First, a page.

Is a different type of training “internal” even though it does not depend on dantian-centered movement.  Well, that’s the common confusion: there is a difference between a style that strengthens the internal membranes, tendons, and so on, and a style that truly moves in the manner of one of the “internal martial arts”.   It’s a common debate with no resolution in sight.

The point, though, is that the old famous Six Harmonies type of movement, using the dantian, was considered the peak of martial-movement styles in the old days and that’s why so many of today’s arts, whether “internal” or “external” still quote from the classical admonitions that were attached to Six-Harmonies movement. 

This type of actual movement (as opposed to someone claiming it, but not actually doing it), is probably the easiest distinguishing mark of what would nominally be the “internal martial-arts” as compared to those that are “external”.  It’s tricky to differentiate all the arts into one category or another, but I’d suggest that actual, not superficial or partial, use of Six-Harmonies movements would be one of the best movement-skills to look at to determine what is “internal”.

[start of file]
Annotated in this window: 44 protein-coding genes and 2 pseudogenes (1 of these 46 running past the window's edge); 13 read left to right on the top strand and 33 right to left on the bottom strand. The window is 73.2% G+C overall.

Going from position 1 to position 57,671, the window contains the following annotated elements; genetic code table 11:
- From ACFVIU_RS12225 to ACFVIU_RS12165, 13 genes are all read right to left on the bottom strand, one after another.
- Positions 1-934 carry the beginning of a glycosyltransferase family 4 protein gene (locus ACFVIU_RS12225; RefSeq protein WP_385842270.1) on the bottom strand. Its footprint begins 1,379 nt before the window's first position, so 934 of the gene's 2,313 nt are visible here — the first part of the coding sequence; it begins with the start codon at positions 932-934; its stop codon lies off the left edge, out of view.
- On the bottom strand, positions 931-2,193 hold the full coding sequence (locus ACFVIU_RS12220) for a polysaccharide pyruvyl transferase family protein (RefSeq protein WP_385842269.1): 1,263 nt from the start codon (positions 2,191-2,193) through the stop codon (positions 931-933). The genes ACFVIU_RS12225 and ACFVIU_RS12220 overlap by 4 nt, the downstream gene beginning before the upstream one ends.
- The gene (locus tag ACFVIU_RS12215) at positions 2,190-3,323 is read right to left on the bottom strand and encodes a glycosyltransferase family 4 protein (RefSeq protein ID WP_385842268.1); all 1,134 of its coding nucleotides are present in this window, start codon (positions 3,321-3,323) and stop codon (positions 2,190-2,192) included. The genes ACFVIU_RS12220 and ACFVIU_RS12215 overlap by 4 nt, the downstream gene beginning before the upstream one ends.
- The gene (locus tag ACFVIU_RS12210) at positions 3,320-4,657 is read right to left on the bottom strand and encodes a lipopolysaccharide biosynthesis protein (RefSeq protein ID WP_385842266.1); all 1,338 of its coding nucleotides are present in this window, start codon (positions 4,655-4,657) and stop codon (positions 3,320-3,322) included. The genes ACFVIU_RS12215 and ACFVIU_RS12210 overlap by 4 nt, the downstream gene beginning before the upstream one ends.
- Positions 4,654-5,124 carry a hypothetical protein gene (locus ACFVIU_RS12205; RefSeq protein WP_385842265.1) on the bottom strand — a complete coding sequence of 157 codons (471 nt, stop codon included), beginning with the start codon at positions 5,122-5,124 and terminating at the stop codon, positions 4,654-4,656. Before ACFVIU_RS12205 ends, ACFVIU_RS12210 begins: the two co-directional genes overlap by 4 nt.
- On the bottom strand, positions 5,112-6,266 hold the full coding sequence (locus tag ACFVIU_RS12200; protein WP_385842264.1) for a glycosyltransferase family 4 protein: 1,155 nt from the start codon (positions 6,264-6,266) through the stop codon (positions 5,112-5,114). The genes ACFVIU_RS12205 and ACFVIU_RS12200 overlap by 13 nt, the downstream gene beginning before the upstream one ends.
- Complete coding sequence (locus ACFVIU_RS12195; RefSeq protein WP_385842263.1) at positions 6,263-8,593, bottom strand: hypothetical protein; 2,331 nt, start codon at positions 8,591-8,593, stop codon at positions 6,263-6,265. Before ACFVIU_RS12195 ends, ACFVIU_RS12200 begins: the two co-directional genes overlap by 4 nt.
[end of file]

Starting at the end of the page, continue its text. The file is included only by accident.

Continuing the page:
Is your style “internal”?  Well, it’s pretty easy to spot in the basic movement, so it shouldn’t be too hard to get an opinion from a real expert.  It’s similar to watching much of the bull-like struggles that amateurs often call “push-hands”… a lot of Chinese experts I’ve seen just shrug and say “that’s not Taijiquan”.  It’s fairly easy for an expert to see what is missing, not just in Taijiquan, but in six-harmonies movement; it’s easy for an amateur to not see what he does not know in the first place.  We all go through that as part of the process.

Many very different types of training resulting in very different types of body conditioning are passed off as being “internal strength”.  In other words, there are so many conflicting stories out there that it’s probably wise to do as much investigation as possible before committing yourself to years of study.


Monday, January 14, 2013

Just Relax?

“From Extreme Softness Comes Great Strength/Hardness”

“These Strengths are not Intuitive; They Must be Learned”

In the early blog on this site about Silk Reeling, there was some discussion about how relaxing allowed the entire length of the muscle-tendon channels and connective tissue to be trained as a whole.  In the blog on Jin there was discussion about how local joint usage diluted the strengths from the support of the ground and from gravity; the idea is to relax local tensions in order to let the ground’s support and gravity do most of the work.